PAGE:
The era of the great farms of Scotland is over now. They flourished for nearly eighty years from the mid 19th century, and those years are renowned for the strength of their characters and the legendary status of their stories. Probably the finest and richest aspect of bothy life was the ballad. Often sentimental, sometimes simplistic, they nevertheless give unrivalled detail about a vanished way of life and work.
Quoting generously from the ballads, David Kerr Cameron has written a book rich in anecdote and insight. The working day was hard and long, and mealtimes consisted mainly of porridge and potatoes. Yet laughter and generosity of spirit were commonplace. For these communities, horses were as important as people, and tens of thousands of noble Clydesdales helped to cultivate the land. Ploughmen, dairymaids, bailiffs and shepherds all appear in the pages of this unique testament to the Scottish countryside. Together with Willie Gavin, Crofter Man and The Cornkister Days, this volume forms a remarkable trilogy on life in rural Scotland.
Books by David Kerr Cameron
When British servicemen were observing nuclear tests in the Pacific during the 1950s, the Prime Minister of the time, Sir Anthony Eden, was warned that they risked a lingering death from cancer. His response is reported to have been, 'A pity, but we cannot help it.'
Last night I took the old roads and heard the old speak. I listened again to the sdll voices and felt the sting of the wind on my cheek. And it was good, like a home-coming.
The old track is grass-grown, almost obliterated by the years, and I am a stranger now where the old wind wanders, where it reeshles the dry broom and tugs at the tufted grass. The hill is quiet, shorn of voices.
Time has mellowed the stones, as it has sutured the hurts of the heart; hallowed them as the last reminder of the folk who once had their life and their being here. They rest, stilled forever in their coffin'd sleep, and now on the hill nature has reclaimed her own.
McQaid is a sword - and occasionally dagger - for hire in the turbulent Highlands, as disillusionment grows against the Hanoverian regime. On a fine summer night in 1745 he is summoned to the bedside of the dying laird of Auchlour and commissioned on the most secret errand of his life ...
The year 1660 witnessed not only the restoration of the monarchy but also the beginning of a new lusty and licentious age. Under the Merry Monarch, Charles II, London shurgged off Puritanism and launched itself into debauchery to enjoy two centries of uninhibited pleasure. This richly evocative portrayal of the capital will take you on an unforgettable historical pleasure trip.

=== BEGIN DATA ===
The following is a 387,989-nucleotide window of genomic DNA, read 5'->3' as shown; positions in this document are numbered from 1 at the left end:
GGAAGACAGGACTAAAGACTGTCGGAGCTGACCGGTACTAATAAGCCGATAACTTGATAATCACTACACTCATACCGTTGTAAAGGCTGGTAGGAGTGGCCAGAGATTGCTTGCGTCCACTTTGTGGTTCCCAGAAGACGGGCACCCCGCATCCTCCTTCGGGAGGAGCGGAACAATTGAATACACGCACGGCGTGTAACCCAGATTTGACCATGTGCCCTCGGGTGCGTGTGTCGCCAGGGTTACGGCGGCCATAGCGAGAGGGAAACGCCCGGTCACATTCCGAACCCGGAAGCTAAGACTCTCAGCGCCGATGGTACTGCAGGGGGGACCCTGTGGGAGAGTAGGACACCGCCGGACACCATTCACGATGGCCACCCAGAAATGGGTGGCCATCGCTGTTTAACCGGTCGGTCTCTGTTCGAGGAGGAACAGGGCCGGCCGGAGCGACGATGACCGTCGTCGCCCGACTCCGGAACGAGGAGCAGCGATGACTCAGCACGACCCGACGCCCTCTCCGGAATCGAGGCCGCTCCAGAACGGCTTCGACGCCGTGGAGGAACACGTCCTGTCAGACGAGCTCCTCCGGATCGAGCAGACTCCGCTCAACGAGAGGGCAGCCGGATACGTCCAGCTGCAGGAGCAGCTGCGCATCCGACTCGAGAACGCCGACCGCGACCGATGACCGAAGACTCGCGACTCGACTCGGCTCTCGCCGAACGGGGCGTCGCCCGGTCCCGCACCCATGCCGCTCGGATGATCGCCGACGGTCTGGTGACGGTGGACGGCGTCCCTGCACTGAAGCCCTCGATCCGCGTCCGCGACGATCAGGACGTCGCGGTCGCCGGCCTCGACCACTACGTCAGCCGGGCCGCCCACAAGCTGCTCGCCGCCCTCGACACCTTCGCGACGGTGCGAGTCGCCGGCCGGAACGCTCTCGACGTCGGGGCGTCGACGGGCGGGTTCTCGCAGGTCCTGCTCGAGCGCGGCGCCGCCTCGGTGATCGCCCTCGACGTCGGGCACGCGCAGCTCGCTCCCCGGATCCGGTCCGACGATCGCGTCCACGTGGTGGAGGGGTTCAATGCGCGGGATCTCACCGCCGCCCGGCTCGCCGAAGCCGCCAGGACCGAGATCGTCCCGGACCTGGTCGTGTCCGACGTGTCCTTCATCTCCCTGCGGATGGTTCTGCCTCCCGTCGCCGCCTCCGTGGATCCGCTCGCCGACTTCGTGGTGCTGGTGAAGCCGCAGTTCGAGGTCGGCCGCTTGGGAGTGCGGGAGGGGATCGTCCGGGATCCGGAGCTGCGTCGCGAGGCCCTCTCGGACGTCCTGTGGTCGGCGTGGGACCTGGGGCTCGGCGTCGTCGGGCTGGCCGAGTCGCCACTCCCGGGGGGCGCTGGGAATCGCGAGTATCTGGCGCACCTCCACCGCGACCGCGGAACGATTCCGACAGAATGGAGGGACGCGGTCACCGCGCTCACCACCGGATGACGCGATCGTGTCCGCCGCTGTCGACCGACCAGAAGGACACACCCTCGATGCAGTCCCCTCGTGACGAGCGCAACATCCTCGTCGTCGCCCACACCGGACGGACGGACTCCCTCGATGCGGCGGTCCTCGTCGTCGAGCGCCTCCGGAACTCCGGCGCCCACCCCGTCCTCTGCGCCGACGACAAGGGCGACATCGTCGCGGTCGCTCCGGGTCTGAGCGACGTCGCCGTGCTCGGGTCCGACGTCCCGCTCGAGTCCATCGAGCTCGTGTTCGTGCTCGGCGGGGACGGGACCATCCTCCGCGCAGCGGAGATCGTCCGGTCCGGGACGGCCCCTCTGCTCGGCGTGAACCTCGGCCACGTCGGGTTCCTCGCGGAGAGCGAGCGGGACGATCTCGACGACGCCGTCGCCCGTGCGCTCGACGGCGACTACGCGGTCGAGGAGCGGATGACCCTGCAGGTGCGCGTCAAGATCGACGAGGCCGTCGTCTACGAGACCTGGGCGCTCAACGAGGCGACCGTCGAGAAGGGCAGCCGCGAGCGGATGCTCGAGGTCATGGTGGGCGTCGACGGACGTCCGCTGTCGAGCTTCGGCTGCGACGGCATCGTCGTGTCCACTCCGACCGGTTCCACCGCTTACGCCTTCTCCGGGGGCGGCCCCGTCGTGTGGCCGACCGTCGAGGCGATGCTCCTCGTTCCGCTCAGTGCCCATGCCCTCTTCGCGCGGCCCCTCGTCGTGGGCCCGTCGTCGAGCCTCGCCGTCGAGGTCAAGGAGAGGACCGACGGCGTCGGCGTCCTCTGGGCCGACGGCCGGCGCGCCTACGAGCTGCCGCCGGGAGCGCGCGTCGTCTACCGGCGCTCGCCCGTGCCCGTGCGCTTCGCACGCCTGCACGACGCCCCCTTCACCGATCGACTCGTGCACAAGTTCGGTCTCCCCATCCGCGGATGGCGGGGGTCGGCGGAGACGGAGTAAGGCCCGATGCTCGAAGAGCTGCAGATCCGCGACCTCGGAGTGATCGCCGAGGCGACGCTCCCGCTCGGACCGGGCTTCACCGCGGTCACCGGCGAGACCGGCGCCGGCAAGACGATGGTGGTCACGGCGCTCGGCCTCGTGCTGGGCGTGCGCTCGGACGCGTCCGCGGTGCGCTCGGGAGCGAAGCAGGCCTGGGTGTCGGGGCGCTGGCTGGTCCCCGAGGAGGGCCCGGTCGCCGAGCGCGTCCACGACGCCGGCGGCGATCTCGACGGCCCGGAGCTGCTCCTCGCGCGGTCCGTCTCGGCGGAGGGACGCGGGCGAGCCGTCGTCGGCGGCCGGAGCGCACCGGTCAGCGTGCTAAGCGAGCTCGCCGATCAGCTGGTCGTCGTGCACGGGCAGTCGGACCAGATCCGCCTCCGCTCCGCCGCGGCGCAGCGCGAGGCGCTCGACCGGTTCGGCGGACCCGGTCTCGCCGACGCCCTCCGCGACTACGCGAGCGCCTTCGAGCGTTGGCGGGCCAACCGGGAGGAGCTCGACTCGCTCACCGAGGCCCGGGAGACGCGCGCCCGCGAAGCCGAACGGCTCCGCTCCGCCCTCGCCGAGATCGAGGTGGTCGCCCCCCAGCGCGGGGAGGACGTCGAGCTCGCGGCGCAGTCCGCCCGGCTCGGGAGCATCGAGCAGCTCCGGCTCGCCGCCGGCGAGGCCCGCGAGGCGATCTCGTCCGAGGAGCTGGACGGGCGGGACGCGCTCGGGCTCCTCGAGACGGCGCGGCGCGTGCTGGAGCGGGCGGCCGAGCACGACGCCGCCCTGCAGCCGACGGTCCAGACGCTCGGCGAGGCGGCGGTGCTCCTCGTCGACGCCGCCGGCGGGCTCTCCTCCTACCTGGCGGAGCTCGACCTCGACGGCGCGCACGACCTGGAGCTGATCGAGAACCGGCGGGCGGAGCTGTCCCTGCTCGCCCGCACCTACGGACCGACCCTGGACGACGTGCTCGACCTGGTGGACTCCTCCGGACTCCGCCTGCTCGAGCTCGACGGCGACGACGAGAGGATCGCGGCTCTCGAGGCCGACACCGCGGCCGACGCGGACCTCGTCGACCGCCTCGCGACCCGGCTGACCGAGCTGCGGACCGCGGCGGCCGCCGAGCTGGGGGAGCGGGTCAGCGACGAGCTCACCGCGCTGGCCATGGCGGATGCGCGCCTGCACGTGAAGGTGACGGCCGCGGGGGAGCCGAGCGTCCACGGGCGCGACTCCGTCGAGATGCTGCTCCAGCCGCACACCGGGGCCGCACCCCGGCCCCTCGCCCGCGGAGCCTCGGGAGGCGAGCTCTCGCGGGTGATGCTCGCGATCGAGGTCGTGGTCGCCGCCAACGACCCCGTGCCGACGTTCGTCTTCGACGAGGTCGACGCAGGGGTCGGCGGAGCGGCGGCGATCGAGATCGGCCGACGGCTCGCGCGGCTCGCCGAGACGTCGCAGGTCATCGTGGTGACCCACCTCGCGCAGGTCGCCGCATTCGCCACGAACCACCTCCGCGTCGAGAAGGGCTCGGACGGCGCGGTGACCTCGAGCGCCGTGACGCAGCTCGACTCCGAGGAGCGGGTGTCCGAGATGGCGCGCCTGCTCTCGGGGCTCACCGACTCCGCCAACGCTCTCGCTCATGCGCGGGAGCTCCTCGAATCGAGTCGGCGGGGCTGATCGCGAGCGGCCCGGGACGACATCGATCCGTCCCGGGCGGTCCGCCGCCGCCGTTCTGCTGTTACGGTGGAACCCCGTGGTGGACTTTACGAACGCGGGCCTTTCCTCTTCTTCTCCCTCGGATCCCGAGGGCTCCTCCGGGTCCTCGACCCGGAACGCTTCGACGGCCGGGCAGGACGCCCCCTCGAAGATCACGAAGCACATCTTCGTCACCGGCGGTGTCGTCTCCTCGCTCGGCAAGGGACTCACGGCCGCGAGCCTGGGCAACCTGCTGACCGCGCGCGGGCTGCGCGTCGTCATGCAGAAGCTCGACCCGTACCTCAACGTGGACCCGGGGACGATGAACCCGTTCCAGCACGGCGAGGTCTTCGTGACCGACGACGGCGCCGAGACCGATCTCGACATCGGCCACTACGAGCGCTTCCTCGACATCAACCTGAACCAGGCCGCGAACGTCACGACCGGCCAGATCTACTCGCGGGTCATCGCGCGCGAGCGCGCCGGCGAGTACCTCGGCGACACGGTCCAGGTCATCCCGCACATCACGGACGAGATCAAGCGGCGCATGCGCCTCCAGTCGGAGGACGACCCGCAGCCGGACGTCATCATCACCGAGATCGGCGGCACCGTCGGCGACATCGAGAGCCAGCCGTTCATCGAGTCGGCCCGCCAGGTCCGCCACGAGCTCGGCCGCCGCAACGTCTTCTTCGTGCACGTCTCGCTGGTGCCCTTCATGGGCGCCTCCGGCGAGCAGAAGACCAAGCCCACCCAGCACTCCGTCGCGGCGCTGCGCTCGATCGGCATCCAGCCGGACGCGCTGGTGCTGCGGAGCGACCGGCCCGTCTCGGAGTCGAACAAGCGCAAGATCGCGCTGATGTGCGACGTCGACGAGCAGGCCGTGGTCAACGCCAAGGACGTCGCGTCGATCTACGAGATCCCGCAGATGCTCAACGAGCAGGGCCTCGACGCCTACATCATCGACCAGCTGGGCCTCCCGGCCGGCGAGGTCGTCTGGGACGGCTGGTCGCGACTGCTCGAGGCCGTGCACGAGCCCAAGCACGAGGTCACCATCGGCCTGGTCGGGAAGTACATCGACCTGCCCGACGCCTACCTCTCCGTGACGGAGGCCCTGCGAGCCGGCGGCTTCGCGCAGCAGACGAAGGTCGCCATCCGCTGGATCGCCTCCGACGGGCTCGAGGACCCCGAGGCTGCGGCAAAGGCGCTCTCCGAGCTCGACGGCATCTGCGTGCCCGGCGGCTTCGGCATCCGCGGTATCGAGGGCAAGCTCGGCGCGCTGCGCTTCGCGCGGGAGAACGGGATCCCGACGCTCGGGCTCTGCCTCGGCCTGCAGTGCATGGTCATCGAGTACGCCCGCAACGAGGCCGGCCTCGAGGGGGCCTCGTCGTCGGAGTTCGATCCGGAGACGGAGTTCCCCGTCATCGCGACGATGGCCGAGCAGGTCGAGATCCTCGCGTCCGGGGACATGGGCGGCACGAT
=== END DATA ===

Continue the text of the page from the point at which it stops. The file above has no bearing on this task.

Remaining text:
David Kerr Cameron has captured and recorded for future generations a culture and a landscape that have now gone forever
Quoting generously from bothy ballads, David Kerr Cameron has written a book rich in anecdote and insight.
With a knowledge and a skill that reveals his passion for the land and its people, David Kerr Cameron picks his way through the rural upheavals and developments of the late eighteenth and early nineteenth centuries towards the landscape we recognise today. In doing so he provides a wide-sweeping and unforgettable view of our rural history and completes his great rural trilogy portraying the old farming landscapes of Scotland's North-east Lowlands.
Colourful, boisterous and often bawdy, the old-time fairs punctuated the routine of the year like exploding stars in the firmament. They were also a vital part of England's economy. This comprehensive and readable study examines a long neglected subject and its impact on trade and everyday lives.
David Kerr Cameron was born in Aberdeenshire in 1928.
After National Service in the RAF he joined Kirriemuir Herald, a Scottish weekly, 1951. He worked at various newspapers and magazines, including the Farming Express, where he was managing editor.
In 1966 he joined the Daily Telegraph, where he was, in succession, a Features Sub-Editor, Chief Features Sub-Editor, Weekend section/Books section production Sub-Editor of both Sunday and daily pages, and finally Sub-Editor on Arts desk. He retired from the Daily Telegraph in 1993.
He never forgot the rigours of farming life in Aberdeenshire, which he wrote about with un-sentimental vividness in his books.
The Ballad and the Plough (1978), Willie Gavin, Crofter Man (1980), and The Cornkister Days (1984), all of which won Scottish Arts Council Awards, gave the social history of the North-East a readability that drew comparisons with the work of the late John Prebble.